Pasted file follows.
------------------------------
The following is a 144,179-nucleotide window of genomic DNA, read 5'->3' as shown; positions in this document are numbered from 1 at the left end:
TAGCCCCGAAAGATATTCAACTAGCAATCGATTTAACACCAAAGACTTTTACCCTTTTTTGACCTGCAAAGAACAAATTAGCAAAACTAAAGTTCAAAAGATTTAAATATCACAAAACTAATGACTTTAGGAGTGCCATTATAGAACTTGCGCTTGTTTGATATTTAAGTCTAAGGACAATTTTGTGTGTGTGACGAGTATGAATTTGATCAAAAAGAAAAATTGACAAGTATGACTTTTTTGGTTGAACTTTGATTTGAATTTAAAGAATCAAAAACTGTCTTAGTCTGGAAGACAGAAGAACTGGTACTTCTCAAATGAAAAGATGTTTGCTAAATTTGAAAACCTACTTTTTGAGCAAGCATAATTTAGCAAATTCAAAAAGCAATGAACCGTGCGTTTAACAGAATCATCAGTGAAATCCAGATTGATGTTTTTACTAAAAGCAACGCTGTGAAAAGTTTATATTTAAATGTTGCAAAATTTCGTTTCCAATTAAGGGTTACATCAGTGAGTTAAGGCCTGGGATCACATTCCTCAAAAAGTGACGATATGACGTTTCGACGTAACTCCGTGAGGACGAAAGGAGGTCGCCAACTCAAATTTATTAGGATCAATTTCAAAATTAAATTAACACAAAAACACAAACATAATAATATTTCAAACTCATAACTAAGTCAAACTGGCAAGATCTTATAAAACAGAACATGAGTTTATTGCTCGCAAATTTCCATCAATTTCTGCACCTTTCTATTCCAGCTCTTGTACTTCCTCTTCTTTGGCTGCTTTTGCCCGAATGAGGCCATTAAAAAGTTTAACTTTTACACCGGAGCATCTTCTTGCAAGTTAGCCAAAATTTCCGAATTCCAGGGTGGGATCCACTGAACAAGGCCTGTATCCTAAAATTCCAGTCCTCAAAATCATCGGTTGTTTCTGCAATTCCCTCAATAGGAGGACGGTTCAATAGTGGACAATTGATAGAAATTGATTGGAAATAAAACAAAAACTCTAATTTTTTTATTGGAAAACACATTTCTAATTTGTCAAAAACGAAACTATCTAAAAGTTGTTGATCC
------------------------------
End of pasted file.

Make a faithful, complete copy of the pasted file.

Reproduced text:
The following is a 144,179-nucleotide window of genomic DNA, read 5'->3' as shown; positions in this document are numbered from 1 at the left end:
TAGCCCCGAAAGATATTCAACTAGCAATCGATTTAACACCAAAGACTTTTACCCTTTTTTGACCTGCAAAGAACAAATTAGCAAAACTAAAGTTCAAAAGATTTAAATATCACAAAACTAATGACTTTAGGAGTGCCATTATAGAACTTGCGCTTGTTTGATATTTAAGTCTAAGGACAATTTTGTGTGTGTGACGAGTATGAATTTGATCAAAAAGAAAAATTGACAAGTATGACTTTTTTGGTTGAACTTTGATTTGAATTTAAAGAATCAAAAACTGTCTTAGTCTGGAAGACAGAAGAACTGGTACTTCTCAAATGAAAAGATGTTTGCTAAATTTGAAAACCTACTTTTTGAGCAAGCATAATTTAGCAAATTCAAAAAGCAATGAACCGTGCGTTTAACAGAATCATCAGTGAAATCCAGATTGATGTTTTTACTAAAAGCAACGCTGTGAAAAGTTTATATTTAAATGTTGCAAAATTTCGTTTCCAATTAAGGGTTACATCAGTGAGTTAAGGCCTGGGATCACATTCCTCAAAAAGTGACGATATGACGTTTCGACGTAACTCCGTGAGGACGAAAGGAGGTCGCCAACTCAAATTTATTAGGATCAATTTCAAAATTAAATTAACACAAAAACACAAACATAATAATATTTCAAACTCATAACTAAGTCAAACTGGCAAGATCTTATAAAACAGAACATGAGTTTATTGCTCGCAAATTTCCATCAATTTCTGCACCTTTCTATTCCAGCTCTTGTACTTCCTCTTCTTTGGCTGCTTTTGCCCGAATGAGGCCATTAAAAAGTTTAACTTTTACACCGGAGCATCTTCTTGCAAGTTAGCCAAAATTTCCGAATTCCAGGGTGGGATCCACTGAACAAGGCCTGTATCCTAAAATTCCAGTCCTCAAAATCATCGGTTGTTTCTGCAATTCCCTCAATAGGAGGACGGTTCAATAGTGGACAATTGATAGAAATTGATTGGAAATAAAACAAAAACTCTAATTTTTTTATTGGAAAACACATTTCTAATTTGTCAAAAACGAAACTATCTAAAAGTTGTTGATCC